Rxivist combines preprints from bioRxiv with data from Twitter to help you find the papers being discussed in your field. Currently indexing 88,798 bioRxiv papers from 380,741 authors.
Most downloaded bioRxiv papers, all time
in category molecular biology
2,930 results found. For more information, click each entry to expand.
5,223 downloads molecular biology
The study of microbial communities has been revolutionised in recent years by the widespread adoption of culture independent analytical techniques such as 16S rRNA gene sequencing and metagenomics. One potential confounder of these sequence-based approaches is the presence of contamination in DNA extraction kits and other laboratory reagents. In this study we demonstrate that contaminating DNA is ubiquitous in commonly used DNA extraction kits, varies greatly in composition between different kits and kit batches, and that this contamination critically impacts results obtained from samples containing a low microbial biomass. Contamination impacts both PCR-based 16S rRNA gene surveys and shotgun metagenomics. These results suggest that caution should be advised when applying sequence-based techniques to the study of microbiota present in low biomass environments. We provide an extensive list of potential contaminating genera, and guidelines on how to mitigate the effects of contamination. Concurrent sequencing of negative control samples is strongly advised.
5,148 downloads molecular biology
2019-Novel Coronavirus (2019-nCoV) is the pathogen of Corona Virus Disease 2019. Nucleic acid detection of 2019-nCoV is one of the key indicators for clinical diagnosis. However, the positive rate is only 30-50%. Currently, fluorescent quantitative RT-PCR technology is mainly used to detect 2019-nCoV. According to "The Laboratory Technical Guidelines for Detection 2019-nCoV (Fourth Edition)" issued by National Health and Commission of China and "The Experts' Consensus on Nucleic Acid Detection of 2019-nCoV" released by Chinese Society of Laboratory Medicine, the human samples must be placed under 56°C or higher to inactivate the viruses in order to keep the inspectors from virus infection before the nucleic acids were isolated as the template of qRT-PCR. In this study, we demonstrated that the virus inactivation treatment disrupts its genome integrity seriously when using porcine epidemic diarrhea virus (vaccine), a kind of coronavirus, as a model. Our results showed that only 50.11% of the detectable viral templates left after the inactivation of 56°C for 30 minutes and only 3.36% left after the inactivation of 92°C for 5 minutes when the samples were preserved by Hank's solution, one of an isotonic salt solutions currently suggested. However, the detectable templates of viral nucleic acids can be unchanged after the samples were incubated at 56°C or higher if the samples were preserved with an optimized solution to protect the RNA from being disrupted. We therefore highly recommend to carry out systematic investigation on the impact of high temperature inactivation on the integrity of 2019-nCoV genome and develop a sample preservation solution to protect the detectable templates of 2019-nCoV nucleic acids from high temperature inactivation damage.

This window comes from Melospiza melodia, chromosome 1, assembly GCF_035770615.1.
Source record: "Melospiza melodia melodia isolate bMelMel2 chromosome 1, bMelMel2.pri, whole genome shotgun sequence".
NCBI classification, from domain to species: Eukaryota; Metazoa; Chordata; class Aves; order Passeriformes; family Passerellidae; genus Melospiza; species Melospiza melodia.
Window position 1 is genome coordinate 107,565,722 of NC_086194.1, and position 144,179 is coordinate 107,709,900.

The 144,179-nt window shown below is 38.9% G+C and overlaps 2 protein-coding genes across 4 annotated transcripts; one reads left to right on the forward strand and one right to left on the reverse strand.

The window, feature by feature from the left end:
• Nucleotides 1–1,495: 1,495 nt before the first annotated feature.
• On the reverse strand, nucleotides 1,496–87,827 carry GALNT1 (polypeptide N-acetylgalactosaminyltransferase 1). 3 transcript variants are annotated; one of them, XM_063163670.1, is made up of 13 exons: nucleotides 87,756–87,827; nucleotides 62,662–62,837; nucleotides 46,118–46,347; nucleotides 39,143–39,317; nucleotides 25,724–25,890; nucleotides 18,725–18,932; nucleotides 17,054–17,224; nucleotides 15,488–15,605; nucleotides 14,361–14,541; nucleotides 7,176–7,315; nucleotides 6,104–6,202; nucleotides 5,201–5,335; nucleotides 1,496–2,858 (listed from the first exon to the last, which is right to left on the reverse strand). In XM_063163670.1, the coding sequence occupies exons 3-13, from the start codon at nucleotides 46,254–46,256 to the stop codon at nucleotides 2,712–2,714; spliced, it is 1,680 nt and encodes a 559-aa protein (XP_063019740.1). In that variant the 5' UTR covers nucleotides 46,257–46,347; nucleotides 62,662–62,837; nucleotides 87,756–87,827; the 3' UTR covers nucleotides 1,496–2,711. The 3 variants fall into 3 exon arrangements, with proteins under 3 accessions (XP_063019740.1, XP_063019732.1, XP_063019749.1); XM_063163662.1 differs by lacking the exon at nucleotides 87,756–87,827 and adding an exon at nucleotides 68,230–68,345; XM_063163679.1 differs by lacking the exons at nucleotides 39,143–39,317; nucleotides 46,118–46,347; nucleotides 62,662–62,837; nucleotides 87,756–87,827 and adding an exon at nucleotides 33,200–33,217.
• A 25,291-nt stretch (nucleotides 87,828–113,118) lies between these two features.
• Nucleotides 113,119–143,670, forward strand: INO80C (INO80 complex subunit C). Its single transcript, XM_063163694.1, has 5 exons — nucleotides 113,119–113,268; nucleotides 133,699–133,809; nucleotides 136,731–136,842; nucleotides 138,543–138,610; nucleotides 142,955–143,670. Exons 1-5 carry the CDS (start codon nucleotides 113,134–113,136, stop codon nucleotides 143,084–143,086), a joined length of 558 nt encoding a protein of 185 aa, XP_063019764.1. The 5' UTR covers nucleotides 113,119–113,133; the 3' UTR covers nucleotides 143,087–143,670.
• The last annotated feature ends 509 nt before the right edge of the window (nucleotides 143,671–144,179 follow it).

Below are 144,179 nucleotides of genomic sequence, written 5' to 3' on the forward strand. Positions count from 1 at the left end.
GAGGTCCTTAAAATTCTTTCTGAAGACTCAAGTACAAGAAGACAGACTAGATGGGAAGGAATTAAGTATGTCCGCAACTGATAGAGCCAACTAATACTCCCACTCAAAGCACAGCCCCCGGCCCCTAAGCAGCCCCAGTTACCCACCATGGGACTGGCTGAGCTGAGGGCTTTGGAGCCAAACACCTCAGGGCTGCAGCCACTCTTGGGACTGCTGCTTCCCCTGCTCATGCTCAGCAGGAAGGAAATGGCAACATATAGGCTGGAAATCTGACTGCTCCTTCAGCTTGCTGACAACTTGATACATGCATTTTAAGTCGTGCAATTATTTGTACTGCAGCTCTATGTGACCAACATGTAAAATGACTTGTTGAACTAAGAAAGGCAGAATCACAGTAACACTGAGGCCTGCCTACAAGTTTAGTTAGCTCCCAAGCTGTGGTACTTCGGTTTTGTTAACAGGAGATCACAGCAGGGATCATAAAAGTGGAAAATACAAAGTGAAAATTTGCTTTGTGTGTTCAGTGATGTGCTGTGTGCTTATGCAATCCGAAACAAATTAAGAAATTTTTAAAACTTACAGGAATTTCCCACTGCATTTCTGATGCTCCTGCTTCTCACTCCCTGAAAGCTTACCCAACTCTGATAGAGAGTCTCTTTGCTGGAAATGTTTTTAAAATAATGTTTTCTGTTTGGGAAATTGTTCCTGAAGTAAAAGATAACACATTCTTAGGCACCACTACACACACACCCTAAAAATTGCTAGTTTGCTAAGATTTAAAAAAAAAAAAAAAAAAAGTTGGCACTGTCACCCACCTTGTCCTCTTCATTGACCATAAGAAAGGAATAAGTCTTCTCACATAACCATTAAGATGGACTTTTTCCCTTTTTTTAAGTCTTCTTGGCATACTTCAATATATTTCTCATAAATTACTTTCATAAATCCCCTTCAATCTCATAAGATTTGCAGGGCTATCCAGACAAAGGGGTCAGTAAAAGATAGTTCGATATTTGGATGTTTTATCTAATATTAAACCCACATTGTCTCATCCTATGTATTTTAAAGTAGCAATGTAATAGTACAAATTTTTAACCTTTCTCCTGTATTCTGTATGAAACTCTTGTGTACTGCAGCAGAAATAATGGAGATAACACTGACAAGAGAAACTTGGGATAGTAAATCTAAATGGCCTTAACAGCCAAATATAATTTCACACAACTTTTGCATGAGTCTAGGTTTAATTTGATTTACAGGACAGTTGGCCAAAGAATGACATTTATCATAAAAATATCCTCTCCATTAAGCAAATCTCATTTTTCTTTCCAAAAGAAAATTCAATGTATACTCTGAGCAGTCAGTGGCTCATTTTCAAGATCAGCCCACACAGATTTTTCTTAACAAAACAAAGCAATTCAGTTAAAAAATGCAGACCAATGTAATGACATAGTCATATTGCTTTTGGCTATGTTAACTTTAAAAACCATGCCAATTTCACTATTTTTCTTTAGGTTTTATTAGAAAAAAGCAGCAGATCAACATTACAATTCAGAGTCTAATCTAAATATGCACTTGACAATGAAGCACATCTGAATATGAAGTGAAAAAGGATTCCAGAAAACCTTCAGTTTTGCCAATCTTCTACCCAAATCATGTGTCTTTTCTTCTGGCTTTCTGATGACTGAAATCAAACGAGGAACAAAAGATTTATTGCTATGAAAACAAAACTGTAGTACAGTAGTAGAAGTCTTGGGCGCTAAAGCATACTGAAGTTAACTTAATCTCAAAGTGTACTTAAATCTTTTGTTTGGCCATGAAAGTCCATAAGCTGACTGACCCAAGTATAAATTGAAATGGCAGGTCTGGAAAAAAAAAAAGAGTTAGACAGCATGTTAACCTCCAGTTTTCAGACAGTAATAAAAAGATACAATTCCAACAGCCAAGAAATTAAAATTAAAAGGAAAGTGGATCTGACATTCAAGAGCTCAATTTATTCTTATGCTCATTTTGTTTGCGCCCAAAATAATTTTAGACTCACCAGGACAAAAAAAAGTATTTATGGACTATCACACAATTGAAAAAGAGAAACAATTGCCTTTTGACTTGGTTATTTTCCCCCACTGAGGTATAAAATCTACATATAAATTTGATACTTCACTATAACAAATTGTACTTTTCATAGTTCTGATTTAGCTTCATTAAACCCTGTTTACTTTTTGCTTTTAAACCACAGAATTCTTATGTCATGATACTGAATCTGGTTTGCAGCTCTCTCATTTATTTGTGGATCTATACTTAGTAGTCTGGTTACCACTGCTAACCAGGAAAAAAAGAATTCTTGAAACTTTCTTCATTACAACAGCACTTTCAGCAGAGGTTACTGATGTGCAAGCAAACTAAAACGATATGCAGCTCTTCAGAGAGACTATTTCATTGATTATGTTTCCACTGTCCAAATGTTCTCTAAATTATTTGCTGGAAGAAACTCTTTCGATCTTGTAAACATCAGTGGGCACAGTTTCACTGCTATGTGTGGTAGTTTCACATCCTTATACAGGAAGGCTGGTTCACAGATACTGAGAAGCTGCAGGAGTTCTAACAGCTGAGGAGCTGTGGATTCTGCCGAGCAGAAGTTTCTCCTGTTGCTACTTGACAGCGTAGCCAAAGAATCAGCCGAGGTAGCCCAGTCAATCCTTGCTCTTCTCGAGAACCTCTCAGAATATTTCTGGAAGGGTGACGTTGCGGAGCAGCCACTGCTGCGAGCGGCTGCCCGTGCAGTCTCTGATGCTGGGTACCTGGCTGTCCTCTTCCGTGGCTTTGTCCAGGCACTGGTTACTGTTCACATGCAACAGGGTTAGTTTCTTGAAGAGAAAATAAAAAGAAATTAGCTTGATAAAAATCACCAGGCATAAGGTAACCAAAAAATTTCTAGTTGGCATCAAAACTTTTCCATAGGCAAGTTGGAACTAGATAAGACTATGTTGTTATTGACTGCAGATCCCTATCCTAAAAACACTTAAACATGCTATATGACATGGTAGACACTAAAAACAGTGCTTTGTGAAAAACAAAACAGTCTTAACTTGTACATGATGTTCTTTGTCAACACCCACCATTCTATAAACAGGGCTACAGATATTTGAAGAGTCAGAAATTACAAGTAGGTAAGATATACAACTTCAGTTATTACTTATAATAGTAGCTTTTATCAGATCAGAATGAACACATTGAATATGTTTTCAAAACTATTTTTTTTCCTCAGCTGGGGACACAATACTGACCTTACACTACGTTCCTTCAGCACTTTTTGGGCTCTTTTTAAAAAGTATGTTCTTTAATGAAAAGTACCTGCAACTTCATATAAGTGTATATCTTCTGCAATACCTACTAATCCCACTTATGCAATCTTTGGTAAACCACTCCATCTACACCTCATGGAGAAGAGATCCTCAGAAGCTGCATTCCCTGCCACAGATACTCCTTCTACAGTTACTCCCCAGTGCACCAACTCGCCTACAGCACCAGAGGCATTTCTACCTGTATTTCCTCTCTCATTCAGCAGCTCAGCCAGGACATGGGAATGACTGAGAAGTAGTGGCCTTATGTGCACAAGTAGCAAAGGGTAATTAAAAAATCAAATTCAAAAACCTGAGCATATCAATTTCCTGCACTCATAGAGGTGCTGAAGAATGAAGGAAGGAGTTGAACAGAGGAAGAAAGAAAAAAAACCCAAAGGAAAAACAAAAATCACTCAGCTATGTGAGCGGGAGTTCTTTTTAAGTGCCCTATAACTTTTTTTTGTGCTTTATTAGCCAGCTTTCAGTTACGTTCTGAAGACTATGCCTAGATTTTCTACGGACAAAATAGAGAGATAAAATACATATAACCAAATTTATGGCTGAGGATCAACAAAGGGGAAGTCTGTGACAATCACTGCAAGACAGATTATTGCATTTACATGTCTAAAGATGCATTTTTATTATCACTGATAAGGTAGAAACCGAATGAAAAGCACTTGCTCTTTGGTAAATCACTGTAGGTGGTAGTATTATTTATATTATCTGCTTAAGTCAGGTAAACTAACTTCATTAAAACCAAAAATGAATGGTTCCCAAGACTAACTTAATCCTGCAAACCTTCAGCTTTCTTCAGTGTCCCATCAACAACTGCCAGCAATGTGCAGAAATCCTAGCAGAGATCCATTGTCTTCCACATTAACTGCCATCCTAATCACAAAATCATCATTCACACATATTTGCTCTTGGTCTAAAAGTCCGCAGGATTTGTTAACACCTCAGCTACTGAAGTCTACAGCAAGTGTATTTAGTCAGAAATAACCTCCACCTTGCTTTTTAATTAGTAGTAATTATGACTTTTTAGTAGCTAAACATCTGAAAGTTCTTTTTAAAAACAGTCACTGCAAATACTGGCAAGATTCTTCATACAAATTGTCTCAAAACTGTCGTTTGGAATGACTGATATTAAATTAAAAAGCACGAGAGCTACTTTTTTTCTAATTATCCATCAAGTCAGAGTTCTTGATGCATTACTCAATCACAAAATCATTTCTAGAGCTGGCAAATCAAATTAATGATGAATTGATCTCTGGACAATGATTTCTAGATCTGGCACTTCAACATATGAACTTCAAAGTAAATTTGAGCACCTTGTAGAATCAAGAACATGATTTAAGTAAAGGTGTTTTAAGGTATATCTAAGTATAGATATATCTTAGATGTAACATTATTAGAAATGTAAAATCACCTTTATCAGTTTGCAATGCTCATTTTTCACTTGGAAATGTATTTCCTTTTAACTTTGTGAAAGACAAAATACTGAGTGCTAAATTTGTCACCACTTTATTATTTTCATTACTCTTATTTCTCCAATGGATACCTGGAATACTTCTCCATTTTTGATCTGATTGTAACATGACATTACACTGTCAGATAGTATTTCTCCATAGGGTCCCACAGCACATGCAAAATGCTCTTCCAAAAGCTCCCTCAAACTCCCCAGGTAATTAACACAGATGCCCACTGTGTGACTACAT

5,126 downloads molecular biology